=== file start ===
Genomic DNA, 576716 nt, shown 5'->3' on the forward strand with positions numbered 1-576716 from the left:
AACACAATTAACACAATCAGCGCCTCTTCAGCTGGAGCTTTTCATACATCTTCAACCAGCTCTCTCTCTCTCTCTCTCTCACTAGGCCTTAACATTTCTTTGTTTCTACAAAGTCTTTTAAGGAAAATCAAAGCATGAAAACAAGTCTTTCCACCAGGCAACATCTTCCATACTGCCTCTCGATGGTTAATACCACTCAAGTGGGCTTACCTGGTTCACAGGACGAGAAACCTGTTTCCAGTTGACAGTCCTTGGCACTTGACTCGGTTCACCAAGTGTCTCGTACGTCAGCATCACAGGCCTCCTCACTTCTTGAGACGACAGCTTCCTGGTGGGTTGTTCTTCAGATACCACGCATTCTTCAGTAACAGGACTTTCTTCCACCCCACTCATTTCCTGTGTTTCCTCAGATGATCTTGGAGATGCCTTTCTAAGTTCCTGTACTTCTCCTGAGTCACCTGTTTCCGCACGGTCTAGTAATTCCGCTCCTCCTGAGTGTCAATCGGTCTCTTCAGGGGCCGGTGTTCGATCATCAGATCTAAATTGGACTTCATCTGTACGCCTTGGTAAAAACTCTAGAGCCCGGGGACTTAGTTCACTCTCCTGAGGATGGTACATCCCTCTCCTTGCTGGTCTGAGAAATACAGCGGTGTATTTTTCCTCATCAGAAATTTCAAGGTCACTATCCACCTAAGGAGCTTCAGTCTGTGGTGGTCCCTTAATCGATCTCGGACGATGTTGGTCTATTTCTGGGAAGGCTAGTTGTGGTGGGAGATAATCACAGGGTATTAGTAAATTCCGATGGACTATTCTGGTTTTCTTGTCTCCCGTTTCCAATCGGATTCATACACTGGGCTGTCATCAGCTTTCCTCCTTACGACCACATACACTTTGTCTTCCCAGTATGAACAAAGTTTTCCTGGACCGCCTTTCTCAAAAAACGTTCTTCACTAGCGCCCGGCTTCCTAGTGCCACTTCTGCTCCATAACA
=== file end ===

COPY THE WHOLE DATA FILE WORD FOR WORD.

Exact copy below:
Genomic DNA, 576716 nt, shown 5'->3' on the forward strand with positions numbered 1-576716 from the left:
AACACAATTAACACAATCAGCGCCTCTTCAGCTGGAGCTTTTCATACATCTTCAACCAGCTCTCTCTCTCTCTCTCTCTCACTAGGCCTTAACATTTCTTTGTTTCTACAAAGTCTTTTAAGGAAAATCAAAGCATGAAAACAAGTCTTTCCACCAGGCAACATCTTCCATACTGCCTCTCGATGGTTAATACCACTCAAGTGGGCTTACCTGGTTCACAGGACGAGAAACCTGTTTCCAGTTGACAGTCCTTGGCACTTGACTCGGTTCACCAAGTGTCTCGTACGTCAGCATCACAGGCCTCCTCACTTCTTGAGACGACAGCTTCCTGGTGGGTTGTTCTTCAGATACCACGCATTCTTCAGTAACAGGACTTTCTTCCACCCCACTCATTTCCTGTGTTTCCTCAGATGATCTTGGAGATGCCTTTCTAAGTTCCTGTACTTCTCCTGAGTCACCTGTTTCCGCACGGTCTAGTAATTCCGCTCCTCCTGAGTGTCAATCGGTCTCTTCAGGGGCCGGTGTTCGATCATCAGATCTAAATTGGACTTCATCTGTACGCCTTGGTAAAAACTCTAGAGCCCGGGGACTTAGTTCACTCTCCTGAGGATGGTACATCCCTCTCCTTGCTGGTCTGAGAAATACAGCGGTGTATTTTTCCTCATCAGAAATTTCAAGGTCACTATCCACCTAAGGAGCTTCAGTCTGTGGTGGTCCCTTAATCGATCTCGGACGATGTTGGTCTATTTCTGGGAAGGCTAGTTGTGGTGGGAGATAATCACAGGGTATTAGTAAATTCCGATGGACTATTCTGGTTTTCTTGTCTCCCGTTTCCAATCGGATTCATACACTGGGCTGTCATCAGCTTTCCTCCTTACGACCACATACACTTTGTCTTCCCAGTATGAACAAAGTTTTCCTGGACCGCCTTTCTCAAAAAACGTTCTTCACTAGCGCCCGGCTTCCTAGTGCCACTTCTGCTCCATAACA